It’s hard for me to think right now about my call. I know I am called to preach and teach the gospel, and proclaim God’s presence and promise among God’s people in the waters of baptism and the bread and wine of the Lord’s Supper. I even suspect I am still called to this among Lutherans — people who cared for me and about me in a way no one has outside the Saudi student community at the Muslim Student Association masjid in Columbus, Ohio, did in the early 1990s. If I had to choose right now, I’d choose to be a mystic living in a cave, simply because that’s what I feel God’s been doing to me for the last few days. Or a crazy, itinerant holy man who prophesies and blesses. But I don’t get to choose. God does. And God has chosen for me to be in this strange, in-between place right now.

More than anything, I feel reborn. Like I have born from above. This wonderful-terrible love of God has worked its way in me, has had its way with me, has ravished me, has left me hurting and exhausted. (Let that be something of a warning to all you who yearn for such things but have not had them.) I am at the beginning of something. I do not know where I am going. It’s almost like I do not have a past anymore. (Or better, I now have a future than can tell me what the past means!) But I have a present, and a future, a new story written in and by the life, death and resurrection of Jesus Christ. And I have sisters and brothers in faith and call to help walk with me and help me discover what a life lived in faith and hope really looks like.

So, now that I’ve left my ghosts by the side of the road, walk with me. Let us walk, and write, and tell our stories, together.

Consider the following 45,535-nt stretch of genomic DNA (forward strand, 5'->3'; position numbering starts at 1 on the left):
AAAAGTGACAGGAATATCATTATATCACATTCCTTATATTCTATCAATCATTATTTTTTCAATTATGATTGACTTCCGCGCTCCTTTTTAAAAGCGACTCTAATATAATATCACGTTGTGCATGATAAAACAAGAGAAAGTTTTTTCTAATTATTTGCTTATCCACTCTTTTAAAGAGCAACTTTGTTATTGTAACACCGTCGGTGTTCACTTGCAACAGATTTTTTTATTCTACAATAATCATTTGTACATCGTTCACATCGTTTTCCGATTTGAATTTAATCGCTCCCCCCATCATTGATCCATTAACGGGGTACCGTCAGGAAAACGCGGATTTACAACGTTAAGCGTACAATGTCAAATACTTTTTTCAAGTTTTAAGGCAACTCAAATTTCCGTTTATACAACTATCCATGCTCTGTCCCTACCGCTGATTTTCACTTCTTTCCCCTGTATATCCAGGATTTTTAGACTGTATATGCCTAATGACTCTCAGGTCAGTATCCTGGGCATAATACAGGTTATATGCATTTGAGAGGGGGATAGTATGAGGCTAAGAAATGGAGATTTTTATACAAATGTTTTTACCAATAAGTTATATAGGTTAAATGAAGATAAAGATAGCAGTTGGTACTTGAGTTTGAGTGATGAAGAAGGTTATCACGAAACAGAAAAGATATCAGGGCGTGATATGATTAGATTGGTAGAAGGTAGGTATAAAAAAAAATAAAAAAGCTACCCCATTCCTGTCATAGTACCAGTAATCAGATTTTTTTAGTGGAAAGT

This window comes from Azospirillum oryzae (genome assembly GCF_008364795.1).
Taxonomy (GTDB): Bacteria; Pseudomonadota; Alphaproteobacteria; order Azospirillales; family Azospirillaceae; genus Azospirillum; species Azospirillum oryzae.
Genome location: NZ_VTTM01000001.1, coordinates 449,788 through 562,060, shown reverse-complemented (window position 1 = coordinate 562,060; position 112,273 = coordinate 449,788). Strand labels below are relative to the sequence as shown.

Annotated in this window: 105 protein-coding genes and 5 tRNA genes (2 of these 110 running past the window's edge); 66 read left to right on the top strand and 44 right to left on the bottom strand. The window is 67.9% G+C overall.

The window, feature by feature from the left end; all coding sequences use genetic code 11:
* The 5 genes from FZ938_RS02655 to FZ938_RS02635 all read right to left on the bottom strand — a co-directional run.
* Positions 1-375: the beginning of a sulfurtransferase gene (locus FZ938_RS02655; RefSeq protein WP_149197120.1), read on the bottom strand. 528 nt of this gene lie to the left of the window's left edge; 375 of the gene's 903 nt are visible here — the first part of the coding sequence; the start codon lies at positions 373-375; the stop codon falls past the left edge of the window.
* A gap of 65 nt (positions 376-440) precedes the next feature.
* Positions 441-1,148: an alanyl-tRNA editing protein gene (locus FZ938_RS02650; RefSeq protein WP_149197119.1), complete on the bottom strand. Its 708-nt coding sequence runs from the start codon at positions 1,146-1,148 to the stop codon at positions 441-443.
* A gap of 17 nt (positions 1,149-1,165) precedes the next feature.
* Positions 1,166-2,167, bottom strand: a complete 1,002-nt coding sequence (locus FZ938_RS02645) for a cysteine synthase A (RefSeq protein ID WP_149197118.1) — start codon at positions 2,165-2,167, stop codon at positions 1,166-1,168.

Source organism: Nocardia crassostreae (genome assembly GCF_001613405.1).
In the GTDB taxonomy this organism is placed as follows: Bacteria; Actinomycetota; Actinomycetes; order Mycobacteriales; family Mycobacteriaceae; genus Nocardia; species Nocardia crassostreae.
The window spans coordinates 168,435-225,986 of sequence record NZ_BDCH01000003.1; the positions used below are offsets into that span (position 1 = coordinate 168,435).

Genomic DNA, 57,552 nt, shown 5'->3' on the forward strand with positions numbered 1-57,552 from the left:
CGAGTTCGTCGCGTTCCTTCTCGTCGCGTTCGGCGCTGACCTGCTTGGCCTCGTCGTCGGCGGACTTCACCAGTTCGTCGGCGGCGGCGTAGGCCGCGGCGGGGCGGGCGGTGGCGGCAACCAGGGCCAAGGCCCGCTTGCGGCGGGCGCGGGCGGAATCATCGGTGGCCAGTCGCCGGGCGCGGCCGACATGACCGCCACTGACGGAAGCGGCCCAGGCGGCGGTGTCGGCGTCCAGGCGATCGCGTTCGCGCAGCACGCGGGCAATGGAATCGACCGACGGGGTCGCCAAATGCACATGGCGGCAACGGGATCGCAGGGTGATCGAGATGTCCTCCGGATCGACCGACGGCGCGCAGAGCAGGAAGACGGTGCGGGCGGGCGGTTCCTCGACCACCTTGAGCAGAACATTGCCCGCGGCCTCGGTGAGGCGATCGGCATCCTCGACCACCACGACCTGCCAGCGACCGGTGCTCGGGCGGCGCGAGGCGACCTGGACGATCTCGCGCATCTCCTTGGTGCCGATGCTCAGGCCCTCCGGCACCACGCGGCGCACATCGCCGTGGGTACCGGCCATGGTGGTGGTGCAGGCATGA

All Things to All People

I preached this sermon at LSTC’s Augustana Chapel today (Thursday, February 9). This is a somewhat edited version (I’ve changed a few things and made a couple of small but fairly substantial additions) from a recorded transcript, mainly because I’ve taken to not writing my sermons. The sermon is based on 1 Corinthians 9:16-23 —

16 For if I preach the gospel, that gives me no ground for boasting. For necessity is laid upon me. Woe to me if I do not preach the gospel! 17 For if I do this of my own will, I have a reward, but if not of my own will, I am still entrusted with a stewardship. 18 What then is my reward? That in my preaching I may present the gospel free of charge, so as not to make full use of my right in the gospel. 

19 For though I am free from all, I have made myself a servant to all, that I might win more of them. 20 To the Jews I became as a Jew, in order to win Jews. To those under the law I became as one under the law (though not being myself under the law) that I might win those under the law. 21 To those outside the law I became as one outside the law (not being outside the law of God but under the law of Christ) that I might win those outside the law. 22 To the weak I became weak, that I might win the weak. I have become all things to all people, that by all means I might save some. 23 I do it all for the sake of the gospel, that I may share with them in its blessings.

So why do we preach the gospel? Why do we do this? Why do we go to places like seminaries and spend four, or five, or six years studying to do this? I think we’d all answer because we’re called, and I know that means different things for each and every one of us. We talk about these calls, we sing about them in our hymns and our songs, and often times it is Jesus knocking so gently on our door, the “softly and tenderly Jesus is calling.” And maybe that’s your experience.

I can tell you, my call to this ministry is a little bit more like waking up one morning with a splitting headache, a really dry mouth, looking around and wondering: “Where am I? How did I get here? Why I am wearing this uniform? When did I get this tattoo?” Because the honest truth is a lot of the way God calls us is not terribly gentle. It’s not “softly and tenderly Jesus is calling.” Maybe Jesus is calling someone softly and tenderly, but that wasn’t Paul’s experience. Paul was on the road to Damascus when he was laid low and struck blind, and then delivered into the hands of the very people he was sent to kill. Into their mercy. And I fully suspect Ananias and his friends probably looked at this blind and helpless man and said: “If we kill him now, no one will know.”